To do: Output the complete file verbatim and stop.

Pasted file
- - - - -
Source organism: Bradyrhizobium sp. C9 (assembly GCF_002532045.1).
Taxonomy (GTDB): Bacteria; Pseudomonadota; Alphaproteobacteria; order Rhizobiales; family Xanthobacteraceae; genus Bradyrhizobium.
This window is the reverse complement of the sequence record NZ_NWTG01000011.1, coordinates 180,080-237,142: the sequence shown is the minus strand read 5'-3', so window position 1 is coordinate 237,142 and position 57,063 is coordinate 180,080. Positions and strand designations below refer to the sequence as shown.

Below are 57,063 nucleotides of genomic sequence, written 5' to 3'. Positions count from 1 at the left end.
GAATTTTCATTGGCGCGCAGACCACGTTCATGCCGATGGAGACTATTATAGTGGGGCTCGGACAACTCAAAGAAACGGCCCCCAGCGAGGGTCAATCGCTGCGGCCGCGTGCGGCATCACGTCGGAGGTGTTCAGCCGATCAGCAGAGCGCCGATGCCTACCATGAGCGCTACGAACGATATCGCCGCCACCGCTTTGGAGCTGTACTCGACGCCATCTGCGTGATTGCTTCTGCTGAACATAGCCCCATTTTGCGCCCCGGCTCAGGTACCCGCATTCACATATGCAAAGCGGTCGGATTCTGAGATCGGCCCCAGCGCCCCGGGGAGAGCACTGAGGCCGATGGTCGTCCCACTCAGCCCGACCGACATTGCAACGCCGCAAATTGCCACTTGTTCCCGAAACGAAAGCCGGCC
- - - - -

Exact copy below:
Source organism: Bradyrhizobium sp. C9 (assembly GCF_002532045.1).
Taxonomy (GTDB): Bacteria; Pseudomonadota; Alphaproteobacteria; order Rhizobiales; family Xanthobacteraceae; genus Bradyrhizobium.
This window is the reverse complement of the sequence record NZ_NWTG01000011.1, coordinates 180,080-237,142: the sequence shown is the minus strand read 5'-3', so window position 1 is coordinate 237,142 and position 57,063 is coordinate 180,080. Positions and strand designations below refer to the sequence as shown.

Below are 57,063 nucleotides of genomic sequence, written 5' to 3'. Positions count from 1 at the left end.
GAATTTTCATTGGCGCGCAGACCACGTTCATGCCGATGGAGACTATTATAGTGGGGCTCGGACAACTCAAAGAAACGGCCCCCAGCGAGGGTCAATCGCTGCGGCCGCGTGCGGCATCACGTCGGAGGTGTTCAGCCGATCAGCAGAGCGCCGATGCCTACCATGAGCGCTACGAACGATATCGCCGCCACCGCTTTGGAGCTGTACTCGACGCCATCTGCGTGATTGCTTCTGCTGAACATAGCCCCATTTTGCGCCCCGGCTCAGGTACCCGCATTCACATATGCAAAGCGGTCGGATTCTGAGATCGGCCCCAGCGCCCCGGGGAGAGCACTGAGGCCGATGGTCGTCCCACTCAGCCCGACCGACATTGCAACGCCGCAAATTGCCACTTGTTCCCGAAACGAAAGCCGGCC